Securing Oracle Listeners against TNS Poison Attack by COST

The Oracle database component contains a vulnerability in the TNS listener service that has been referred to as (TNS Poison) in public discussions. The TNS listener service accepts unauthenticated remote registrations with the appropriate connect packet (COMMAND=SERVICE_REGISTER_NSGR). An unauthenticated attacker may be able to register a client using an already registered database’s instance name to perform a man-in-the-middle attack that allows the attack to sniff database traffic and inject database commands to the server. Joxean Koret was the first one to identify and provided code to produce man in middle attack by hacking the communication between client and DB server in 2008.

Oracle came with solution for this risk in 2012 April, as fix in code as well as securing listeners by COST (Class Of Secure Transports) and VNCR (Valid Node Checking for Registration). COST is supported solution for 10g to 11gR2 while from 11.2.0.4 onwards VNCR is alternate to COST. Cost is little bit complex setup using subset of Oracle’s advanced security which was allowed to use without license only to securing listeners. VNCR is easy to configure compared to COST.

The class of secure transports (COST) parameters specifies a list of transports that are considered secure for administration and registration of a particular listener. The COST parameters identify which transports are considered secure for that installation and whether the administration of a listener requires secure transports. COST will not affect client connections utilizing other protocols.

IPC protocol support is similar to BEQ protocol support in that it can only be used when the client program and the Oracle server are installed on the same system. IPC protocol support differs from BEQ protocol support in that it can be used with Oracle Shared Server configurations. IPC protocol support requires a listener for its operation.

Here are steps to configure COST in 11g database.

Step -1 Create wallet directories on each node (as root)

mkdir -p /etc/oracle/wallets/COST

chown -R oracle:dba /etc/oracle/wallets

Read more of this post

How Many SCAN Listeners?

Today we will explore little more about SCAN listeners. The common question comes in mind like: How many SCAN listeners could be configured in a multi-node RAC environment? , How many SCAN listeners would actually be required and how many would be enough? Etc.

Let’s find out the answers for these common queries.

I am assuming that by now most of DBAs are pretty comfortable with SCAN listeners; in case need detailed explanation then following URL would a good choice to visit here. As usual, awesome documentation from Oracle for SCAN in 11g as well as 12c releases.

Basically SCAN Listeners are introduced to create another connection handler on top of existing node listeners to overcome the failover and load balancing issues till 11gR1 architecture for RAC. Till 11gR1 Node listeners were defined on VIPs to facilitate NACK (Negative Acknowledgement) to resolve the issue of TCP timeouts.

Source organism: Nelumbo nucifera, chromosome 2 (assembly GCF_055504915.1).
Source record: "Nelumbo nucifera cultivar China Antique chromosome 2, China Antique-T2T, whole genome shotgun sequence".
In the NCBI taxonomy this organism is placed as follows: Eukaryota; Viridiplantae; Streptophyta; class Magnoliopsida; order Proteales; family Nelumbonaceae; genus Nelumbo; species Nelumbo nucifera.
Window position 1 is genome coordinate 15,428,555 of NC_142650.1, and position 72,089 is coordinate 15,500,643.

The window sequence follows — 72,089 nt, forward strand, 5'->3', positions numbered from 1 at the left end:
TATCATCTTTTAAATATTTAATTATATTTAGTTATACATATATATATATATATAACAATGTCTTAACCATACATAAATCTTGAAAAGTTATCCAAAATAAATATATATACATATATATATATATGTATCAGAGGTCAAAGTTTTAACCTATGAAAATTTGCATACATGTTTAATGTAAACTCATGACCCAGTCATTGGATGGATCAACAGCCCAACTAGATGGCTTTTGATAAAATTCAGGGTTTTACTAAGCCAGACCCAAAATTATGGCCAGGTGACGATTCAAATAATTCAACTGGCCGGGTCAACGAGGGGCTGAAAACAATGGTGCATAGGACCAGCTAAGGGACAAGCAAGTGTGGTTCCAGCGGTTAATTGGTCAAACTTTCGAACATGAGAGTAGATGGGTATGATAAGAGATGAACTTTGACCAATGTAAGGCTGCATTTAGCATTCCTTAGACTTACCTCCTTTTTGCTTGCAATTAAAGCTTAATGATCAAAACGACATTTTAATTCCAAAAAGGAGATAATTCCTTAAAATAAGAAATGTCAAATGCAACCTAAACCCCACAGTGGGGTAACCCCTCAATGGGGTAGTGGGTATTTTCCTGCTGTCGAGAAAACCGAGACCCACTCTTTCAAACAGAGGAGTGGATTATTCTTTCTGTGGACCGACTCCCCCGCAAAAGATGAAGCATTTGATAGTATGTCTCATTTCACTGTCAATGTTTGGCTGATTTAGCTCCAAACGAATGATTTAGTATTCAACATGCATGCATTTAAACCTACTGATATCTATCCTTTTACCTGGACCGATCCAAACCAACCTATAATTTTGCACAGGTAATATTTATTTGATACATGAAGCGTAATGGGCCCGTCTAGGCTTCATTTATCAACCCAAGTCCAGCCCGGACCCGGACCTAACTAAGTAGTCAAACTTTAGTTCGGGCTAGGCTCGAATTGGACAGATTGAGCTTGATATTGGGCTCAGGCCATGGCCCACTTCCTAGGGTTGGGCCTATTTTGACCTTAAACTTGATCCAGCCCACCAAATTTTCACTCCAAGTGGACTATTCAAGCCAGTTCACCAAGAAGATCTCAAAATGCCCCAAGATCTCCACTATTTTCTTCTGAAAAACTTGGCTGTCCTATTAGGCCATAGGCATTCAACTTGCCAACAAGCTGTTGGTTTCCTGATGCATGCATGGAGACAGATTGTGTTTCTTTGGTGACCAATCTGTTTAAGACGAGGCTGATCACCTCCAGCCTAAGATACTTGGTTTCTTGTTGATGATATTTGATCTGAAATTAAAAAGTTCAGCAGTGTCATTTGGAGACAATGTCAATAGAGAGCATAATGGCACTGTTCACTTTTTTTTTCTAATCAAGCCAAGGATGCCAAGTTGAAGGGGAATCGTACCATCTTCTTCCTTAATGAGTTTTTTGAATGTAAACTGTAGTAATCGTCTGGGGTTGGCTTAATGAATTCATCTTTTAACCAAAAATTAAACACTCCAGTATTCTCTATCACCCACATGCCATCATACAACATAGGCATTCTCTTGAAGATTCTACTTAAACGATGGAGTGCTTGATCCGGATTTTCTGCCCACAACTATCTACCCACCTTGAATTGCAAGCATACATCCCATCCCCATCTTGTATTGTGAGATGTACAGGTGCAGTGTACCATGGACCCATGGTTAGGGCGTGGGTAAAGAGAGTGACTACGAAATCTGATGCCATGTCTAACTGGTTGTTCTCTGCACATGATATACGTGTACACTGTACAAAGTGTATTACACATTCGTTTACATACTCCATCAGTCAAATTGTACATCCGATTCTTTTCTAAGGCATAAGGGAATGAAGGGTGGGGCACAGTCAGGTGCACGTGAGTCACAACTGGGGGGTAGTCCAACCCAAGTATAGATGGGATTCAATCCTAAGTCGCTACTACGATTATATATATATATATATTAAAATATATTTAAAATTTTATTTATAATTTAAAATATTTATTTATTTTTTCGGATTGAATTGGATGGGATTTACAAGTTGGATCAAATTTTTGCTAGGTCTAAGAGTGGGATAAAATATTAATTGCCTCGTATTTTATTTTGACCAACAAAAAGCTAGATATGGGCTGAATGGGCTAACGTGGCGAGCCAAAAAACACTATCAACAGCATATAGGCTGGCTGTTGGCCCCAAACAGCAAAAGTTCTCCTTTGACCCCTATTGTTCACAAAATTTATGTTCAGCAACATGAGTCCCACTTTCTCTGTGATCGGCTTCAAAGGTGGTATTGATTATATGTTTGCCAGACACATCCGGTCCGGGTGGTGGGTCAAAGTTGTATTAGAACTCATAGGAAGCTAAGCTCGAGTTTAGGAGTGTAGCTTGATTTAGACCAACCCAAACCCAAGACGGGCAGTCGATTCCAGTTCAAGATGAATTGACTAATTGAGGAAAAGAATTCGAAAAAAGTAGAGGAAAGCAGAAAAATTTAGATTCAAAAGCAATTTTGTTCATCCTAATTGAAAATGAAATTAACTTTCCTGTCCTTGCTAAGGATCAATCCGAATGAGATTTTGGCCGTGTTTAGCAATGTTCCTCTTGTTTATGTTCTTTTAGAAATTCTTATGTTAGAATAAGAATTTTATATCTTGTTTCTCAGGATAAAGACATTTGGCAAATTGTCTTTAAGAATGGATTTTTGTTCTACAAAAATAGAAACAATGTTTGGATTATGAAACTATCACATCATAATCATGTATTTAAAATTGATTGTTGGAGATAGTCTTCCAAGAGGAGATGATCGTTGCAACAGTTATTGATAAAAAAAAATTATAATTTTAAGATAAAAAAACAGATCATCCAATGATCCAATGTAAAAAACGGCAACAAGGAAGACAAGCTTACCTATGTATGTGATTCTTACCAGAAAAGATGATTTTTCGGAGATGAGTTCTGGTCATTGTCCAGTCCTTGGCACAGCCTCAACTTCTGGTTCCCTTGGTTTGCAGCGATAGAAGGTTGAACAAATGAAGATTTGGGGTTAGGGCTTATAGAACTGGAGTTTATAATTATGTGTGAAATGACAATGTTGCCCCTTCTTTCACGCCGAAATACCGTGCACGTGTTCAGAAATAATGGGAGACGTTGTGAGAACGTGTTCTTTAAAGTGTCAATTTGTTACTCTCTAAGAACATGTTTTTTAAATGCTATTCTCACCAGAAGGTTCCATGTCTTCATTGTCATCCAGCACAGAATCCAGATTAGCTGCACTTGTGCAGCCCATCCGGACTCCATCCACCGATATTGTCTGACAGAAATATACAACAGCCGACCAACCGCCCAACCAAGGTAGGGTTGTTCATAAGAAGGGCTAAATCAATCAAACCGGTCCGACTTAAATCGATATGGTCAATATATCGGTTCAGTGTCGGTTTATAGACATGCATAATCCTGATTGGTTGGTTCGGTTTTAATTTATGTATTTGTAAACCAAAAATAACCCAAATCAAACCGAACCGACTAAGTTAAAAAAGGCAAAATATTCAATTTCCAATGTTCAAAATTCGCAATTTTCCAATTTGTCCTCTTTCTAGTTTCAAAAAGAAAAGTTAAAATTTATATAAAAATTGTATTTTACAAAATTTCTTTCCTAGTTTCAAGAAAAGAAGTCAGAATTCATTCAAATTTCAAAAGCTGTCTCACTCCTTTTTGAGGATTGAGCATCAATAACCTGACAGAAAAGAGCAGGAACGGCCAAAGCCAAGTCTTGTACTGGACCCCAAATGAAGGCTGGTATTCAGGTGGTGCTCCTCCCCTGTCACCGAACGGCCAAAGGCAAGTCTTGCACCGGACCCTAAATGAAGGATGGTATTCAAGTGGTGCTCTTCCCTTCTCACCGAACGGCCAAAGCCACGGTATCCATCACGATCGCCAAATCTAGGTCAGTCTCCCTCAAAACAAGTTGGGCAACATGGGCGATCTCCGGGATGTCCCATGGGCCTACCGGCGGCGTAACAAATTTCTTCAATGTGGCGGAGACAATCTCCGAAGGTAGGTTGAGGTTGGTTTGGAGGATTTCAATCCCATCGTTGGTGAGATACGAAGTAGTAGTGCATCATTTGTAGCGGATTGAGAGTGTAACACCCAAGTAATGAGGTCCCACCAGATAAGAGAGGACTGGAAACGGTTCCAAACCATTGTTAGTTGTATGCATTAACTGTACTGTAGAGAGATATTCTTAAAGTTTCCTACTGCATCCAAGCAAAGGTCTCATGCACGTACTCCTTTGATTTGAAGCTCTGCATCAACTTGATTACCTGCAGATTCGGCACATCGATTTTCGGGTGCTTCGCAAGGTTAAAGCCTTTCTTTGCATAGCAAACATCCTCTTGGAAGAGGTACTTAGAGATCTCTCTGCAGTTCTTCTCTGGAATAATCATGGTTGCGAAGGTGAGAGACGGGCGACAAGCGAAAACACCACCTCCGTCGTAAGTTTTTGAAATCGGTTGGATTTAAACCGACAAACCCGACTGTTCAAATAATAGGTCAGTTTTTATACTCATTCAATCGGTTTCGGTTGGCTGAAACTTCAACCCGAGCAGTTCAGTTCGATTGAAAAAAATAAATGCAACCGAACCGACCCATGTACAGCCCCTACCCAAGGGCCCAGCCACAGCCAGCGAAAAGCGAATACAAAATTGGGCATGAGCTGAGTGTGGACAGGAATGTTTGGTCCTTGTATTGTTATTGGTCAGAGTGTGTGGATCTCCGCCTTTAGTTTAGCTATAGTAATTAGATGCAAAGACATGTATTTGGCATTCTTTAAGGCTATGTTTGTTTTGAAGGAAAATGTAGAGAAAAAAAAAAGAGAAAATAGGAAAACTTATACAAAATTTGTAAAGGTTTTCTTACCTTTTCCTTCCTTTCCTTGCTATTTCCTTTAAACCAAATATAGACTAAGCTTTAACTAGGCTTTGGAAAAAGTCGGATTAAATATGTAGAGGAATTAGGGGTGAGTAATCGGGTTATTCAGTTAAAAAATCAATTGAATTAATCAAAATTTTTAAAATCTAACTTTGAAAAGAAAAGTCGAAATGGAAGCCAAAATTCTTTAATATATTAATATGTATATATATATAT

Pre 11gR2 database environments, clients may take up to 2 minutes to decide (on TCP level) a node is down. This is purely because of the TCP Timeouts, which can differ from platform to platform. These 2 minutes are unacceptable, and it was a good thing of Oracle to understand and address this issue. Oracle designed a virtual IP address to be assigned to the public interface. Under normal circumstances, the VIP will be located to its designated NIC, and the listener will be bound to this VIP. Whenever there is a need to failover the VIP to another node in the cluster, when clients want to connect to this VIP (due to tns alias addresses pointing to this VIP), the VIP will immediately respond (because it has failed over and the TCP stack is running against it), and the client is able to get negative acknowledgement (NACK) confirming that no listener is active at its designated port. Within few seconds the client will know and fail over to the alternative address in its TNS alias. This makes failover a lot faster.

From 11gR2 onwards oracle enhanced the administration as well as availability of database from client’s perspective, load balancing etc by introducing SCAN (Single Client Access Name). With SCAN, clients could use SCAN-NAME (resolved by 3 VIPs, for default configuration) rather than list of all rac nodes in connect string. By default SCAN listeners (defined on SCAN VIPs) created as first point which co-ordinate with Node Listeners (defined on VIPs), so even if failure of node scan listener running on that node (if any) would be relocated to any surviving node while available SCAN listeners would be serving as normal.

In practice any complex environment designed with multi-tier architecture involving connection handling via connection pool mechanism. It reduces connectivity time for application or web based end users. Normally 3 SCANs are capable enough to handle hundreds of new connections in a span of few seconds. Still if you feel that default 3 SCAN listeners are not enough for your environment then you have an option to add few more scan listeners. GNS based dynamic IP scheme still has no way to change number of SCAN listeners in your environment. Today we will elaborate the process of adding one extra scan listener in our DNS based static IP configuration. Read more of this post

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